"Labor Day" not worth celebrating
I should’ve known seeing a movie at the end of January titled “Labor Day”was asking for trouble — and yet, I still subjected myself to the film’s utter nonsense. Admittedly, I left the movie thinking I actually enjoyed it. Now, I think I was just in denial, desperately wanting to believe no movie directed by “Juno” director Jason Reitman starring Josh Brolin and Kate Winslet could be so terrible.
In the film, Frank (Brolin) is an escaped convict on the run who convinces a reluctant single mother, Adele (Winslet), and her son Henry (Gattlin Griffith) to take him in for a few days. Adele and Frank quickly fall in love — because that makes sense — to the narration of an older Henry, voiced by Tobey Maguire.
The entire premise of the movie itself is a little far-fetched. How could a man serving 20 years for murder escape so easily by jumping out of a two-story window? Why would anyone agree to leave a public place with the aforementioned criminal and take him into their home? Why do fools fall in love?
And on a more concrete note: why would Kate Winslet and Josh Brolin agree to participate in this inevitably-doomed plot? How much money does James Van Der Beek get for his two-scene cameo appearance? The answers to all of these questions and more are ultimately — and unfortunately — left up to audience’s interpretation.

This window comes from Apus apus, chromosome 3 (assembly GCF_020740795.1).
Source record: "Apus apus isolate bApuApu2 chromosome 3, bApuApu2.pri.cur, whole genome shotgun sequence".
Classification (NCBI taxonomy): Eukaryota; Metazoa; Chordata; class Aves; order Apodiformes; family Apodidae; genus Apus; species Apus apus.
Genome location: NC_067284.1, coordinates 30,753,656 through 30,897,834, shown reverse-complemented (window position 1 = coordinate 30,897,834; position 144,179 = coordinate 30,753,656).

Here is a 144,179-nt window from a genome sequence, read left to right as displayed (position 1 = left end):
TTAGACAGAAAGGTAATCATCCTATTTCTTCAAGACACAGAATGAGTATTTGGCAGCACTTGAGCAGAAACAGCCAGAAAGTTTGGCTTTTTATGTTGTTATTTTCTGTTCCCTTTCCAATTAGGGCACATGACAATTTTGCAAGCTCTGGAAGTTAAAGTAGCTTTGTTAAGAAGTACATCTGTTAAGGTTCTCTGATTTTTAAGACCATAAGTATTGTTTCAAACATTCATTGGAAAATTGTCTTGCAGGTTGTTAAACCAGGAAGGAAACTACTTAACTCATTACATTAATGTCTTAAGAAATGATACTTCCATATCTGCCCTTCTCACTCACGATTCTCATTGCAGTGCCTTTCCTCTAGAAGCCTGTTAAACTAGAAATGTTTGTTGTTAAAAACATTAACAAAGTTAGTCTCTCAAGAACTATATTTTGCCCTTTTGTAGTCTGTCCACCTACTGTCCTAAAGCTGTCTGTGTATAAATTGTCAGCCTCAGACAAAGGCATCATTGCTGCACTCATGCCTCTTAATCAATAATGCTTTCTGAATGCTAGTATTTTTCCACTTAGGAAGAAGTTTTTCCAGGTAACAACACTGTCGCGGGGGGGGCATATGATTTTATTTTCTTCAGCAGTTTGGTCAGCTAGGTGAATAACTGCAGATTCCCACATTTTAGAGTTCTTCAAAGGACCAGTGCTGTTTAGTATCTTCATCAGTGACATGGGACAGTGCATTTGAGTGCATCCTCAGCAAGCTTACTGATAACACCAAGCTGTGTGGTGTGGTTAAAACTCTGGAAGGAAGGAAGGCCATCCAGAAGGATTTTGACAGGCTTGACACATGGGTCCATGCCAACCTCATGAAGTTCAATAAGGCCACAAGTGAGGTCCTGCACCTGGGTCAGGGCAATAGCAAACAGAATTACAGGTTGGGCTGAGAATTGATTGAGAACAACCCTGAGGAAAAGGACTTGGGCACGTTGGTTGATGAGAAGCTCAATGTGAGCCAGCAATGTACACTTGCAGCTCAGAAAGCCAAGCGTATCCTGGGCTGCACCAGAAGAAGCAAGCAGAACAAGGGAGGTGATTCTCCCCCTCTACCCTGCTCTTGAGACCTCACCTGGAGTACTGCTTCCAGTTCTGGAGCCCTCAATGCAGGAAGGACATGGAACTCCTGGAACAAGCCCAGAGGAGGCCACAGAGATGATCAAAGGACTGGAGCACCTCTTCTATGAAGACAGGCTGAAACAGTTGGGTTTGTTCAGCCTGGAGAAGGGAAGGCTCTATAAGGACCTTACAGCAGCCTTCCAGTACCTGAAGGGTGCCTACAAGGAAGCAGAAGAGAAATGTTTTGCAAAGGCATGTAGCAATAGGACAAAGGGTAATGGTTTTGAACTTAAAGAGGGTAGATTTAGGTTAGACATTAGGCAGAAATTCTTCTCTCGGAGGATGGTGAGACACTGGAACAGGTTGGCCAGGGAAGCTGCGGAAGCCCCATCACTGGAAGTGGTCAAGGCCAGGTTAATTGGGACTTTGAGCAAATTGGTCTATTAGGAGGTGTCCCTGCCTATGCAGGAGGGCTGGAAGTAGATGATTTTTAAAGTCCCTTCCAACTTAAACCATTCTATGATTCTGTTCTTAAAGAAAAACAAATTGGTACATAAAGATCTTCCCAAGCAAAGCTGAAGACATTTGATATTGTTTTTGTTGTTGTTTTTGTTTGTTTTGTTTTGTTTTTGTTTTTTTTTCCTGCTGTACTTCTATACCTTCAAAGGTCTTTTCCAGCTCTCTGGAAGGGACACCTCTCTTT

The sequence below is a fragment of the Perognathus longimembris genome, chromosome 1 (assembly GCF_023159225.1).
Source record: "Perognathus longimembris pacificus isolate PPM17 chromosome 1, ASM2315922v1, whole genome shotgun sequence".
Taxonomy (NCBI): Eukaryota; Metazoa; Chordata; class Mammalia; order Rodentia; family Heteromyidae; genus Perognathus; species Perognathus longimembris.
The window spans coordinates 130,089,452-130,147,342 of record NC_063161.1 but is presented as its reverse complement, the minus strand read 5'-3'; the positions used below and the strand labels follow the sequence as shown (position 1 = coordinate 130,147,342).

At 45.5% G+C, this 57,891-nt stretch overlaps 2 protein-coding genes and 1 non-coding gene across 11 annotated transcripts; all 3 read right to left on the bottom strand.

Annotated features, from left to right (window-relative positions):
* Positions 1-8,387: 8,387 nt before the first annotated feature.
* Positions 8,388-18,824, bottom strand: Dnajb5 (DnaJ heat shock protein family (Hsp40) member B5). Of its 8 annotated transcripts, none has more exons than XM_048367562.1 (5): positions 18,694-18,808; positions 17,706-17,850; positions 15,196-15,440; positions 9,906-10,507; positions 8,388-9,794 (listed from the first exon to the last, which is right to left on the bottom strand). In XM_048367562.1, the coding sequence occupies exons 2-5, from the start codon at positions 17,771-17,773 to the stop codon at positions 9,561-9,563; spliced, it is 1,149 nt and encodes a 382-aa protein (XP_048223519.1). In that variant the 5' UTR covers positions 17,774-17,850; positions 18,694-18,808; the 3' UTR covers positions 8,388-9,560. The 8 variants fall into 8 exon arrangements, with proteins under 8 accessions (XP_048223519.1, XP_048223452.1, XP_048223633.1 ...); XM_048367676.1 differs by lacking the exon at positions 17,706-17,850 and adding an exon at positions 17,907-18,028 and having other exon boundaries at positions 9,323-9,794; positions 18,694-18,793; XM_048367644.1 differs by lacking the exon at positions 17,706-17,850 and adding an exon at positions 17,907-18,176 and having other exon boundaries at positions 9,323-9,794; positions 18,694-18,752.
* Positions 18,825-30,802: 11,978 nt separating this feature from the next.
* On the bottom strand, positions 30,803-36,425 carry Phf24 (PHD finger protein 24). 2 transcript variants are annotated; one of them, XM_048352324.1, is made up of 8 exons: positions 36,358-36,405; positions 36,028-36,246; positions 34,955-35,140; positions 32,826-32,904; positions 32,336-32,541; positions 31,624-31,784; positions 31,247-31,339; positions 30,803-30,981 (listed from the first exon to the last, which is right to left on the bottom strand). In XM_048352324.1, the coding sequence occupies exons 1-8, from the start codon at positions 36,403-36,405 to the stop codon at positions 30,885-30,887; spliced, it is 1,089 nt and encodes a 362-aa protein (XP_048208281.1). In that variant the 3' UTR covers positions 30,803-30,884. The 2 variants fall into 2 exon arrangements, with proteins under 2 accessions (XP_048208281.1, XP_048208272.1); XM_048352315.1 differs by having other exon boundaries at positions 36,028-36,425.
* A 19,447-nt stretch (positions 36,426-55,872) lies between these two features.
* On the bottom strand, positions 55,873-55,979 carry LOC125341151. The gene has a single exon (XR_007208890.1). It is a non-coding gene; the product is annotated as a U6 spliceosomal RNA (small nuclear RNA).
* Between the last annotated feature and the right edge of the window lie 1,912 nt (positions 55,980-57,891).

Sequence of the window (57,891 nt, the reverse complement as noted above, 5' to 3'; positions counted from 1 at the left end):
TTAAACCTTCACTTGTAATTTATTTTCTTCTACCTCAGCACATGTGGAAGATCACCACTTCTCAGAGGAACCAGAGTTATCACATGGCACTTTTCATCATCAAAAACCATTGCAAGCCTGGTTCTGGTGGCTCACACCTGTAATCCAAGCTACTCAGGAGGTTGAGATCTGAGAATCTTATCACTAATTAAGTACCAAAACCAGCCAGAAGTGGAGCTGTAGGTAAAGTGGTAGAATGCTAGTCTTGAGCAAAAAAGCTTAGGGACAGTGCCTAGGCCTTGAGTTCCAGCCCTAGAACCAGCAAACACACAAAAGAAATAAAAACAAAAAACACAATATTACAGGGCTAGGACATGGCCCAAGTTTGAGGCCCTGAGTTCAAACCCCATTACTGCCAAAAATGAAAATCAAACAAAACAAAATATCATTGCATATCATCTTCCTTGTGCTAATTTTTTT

I could overlook the fact that this series of events happened in the span of a few days. I could even accept the characters falling in love, despite the implied case of Stockholm Syndrome. What I cannot deal with is the bizarre backstories which merely fill the spaces between the glimmers of Nicholas Sparks-like romance scenes. The movie is steeped with flashbacks detailing what actually happened to Frank, but the resolution is anticlimactic and poorly delivered.
I was also surprised to see hints of oedipal complexities running rampant through the film. Reitman flirted with the fine line between the bond between mother and son and Norman and Norma Bates. This awkward mother-son relationship is paired with Henry’s transition into puberty and the sexual tension he feels with the opposite gender, making the storyline awkward and the narration even stranger.
Still, the movie didn’t explicitly say what was happening and, as a result, felt underdeveloped. Not enough time was committed to Henry’s budding relationship with the new girl in town. It was a terrible afterthought, and Griffith had about as much visible emotion as Kristen Stewart.
Lastly, I’m shocked by the lack of feminist uproar I feel certain should have sprung from this film. Adele is portrayed as a weak and incompetent woman. She thinks her husband was right to leave her, and it doesn’t seem she truly reaches a state of fulfillment until Frank, a criminal, enters her life — and for that, the film’s leading lady came across as nothing short of pathetic.
“Labor Day” comes together as a romantic thriller without the thrill, and involves a questionable definition of “romance” at best. Where “Labor Day” typically signals the unfortunate start of the school year, I am now forced to attribute it to one of the most dismal attempts at a love story I’ve seen in a while.